SEALY, Edwiard Percy (23 Aug. 1839- 30 Oct. 1903) born in England and educated at Clifton College, a surveyor , photographer and a keen naturalist, came to Lyttelton in the Clontarf in 1859. After some experience on sheep stations he entered the Provincial Survey Department in Hawkes Bay in 1862 and three years later went to Canterbury as a surveyor on the Provincial staff. In 1869 he was associated with Julius von Haast on the latter's' last expedition in the Mount Cook region. On retiring he farmed at Southern Downs, near Timaru. To perpetuate his memory - Mt Sealy (2557 metres, 8389 feet)
Timaru Herald Wednesday 4 January 1899 pg 2
Marriage PETER - SEALY - On the 21st December 1989 at St Mary's, Timaru, by Rev. P.J. Cocks, O.J. Peter, son of the late W.S. Peter of Anama, to Violet, eldest daughter of E. P. Sealy, Esq of Southerndown, Timaru.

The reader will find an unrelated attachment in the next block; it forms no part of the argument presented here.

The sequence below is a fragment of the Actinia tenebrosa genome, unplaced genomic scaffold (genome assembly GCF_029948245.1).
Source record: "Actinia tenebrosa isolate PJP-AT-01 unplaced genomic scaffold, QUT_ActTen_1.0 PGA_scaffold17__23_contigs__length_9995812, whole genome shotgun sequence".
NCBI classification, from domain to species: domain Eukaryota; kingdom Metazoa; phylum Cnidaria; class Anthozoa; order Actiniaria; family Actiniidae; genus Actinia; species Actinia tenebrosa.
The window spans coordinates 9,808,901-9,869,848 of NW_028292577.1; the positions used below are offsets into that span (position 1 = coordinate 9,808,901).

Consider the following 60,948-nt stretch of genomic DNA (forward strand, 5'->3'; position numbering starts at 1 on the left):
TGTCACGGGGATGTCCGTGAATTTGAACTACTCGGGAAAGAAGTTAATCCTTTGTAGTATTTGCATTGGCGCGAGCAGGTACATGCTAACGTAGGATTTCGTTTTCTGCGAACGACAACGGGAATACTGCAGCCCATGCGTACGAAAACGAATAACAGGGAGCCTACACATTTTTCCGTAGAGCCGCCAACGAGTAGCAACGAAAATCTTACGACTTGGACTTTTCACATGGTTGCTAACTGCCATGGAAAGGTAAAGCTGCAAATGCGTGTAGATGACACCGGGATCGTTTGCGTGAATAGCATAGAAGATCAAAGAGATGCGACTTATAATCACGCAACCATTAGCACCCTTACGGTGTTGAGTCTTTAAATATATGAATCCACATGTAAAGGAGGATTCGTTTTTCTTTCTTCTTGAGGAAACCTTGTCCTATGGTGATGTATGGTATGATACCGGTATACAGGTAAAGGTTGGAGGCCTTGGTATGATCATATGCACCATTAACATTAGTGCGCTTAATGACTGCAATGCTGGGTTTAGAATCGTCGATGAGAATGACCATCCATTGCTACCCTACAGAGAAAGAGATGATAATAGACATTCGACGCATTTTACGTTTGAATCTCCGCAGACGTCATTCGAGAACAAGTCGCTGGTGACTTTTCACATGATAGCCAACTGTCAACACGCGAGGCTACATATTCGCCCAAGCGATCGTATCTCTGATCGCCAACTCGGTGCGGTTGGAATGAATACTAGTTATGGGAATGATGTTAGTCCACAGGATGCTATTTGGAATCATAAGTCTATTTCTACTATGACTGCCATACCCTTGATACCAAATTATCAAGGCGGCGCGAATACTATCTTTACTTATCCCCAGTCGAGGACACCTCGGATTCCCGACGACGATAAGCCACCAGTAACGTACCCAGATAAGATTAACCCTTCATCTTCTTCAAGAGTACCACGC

BIRTH - On the 3rd January, 1875 at Southern down, Timaru, the wife of Edward P. Sealy, of a daughter
BIRTH - On the 10th November, at Southerndown, Timaru, the wife of Edward P. Sealy, of a daughter.
Timaru Herald 29th March 1876 page 3 Birth -
SEALY- March 28, at Heathcliff, near Timaru, the wife of H.J. Sealy, of a daughter.
Poverty Bay Herald, 31 October 1903, Page 1
Timaru, last night. E. P. Sealey, a Canterbury pioneer, died this evening, aged 64. He was a surveyor under the Provincial Government in the early days, and had a penchant for natural history and alpine exploration. He was the first man to visit Mount Cook, and ascended Hochstetter Dome and Hooker Glacier with a 60 1b camera, etc., and obtained the first photographs of that region. He was one of the founders and continuous directors of the Farmers' Cooperative Association till a few months ago.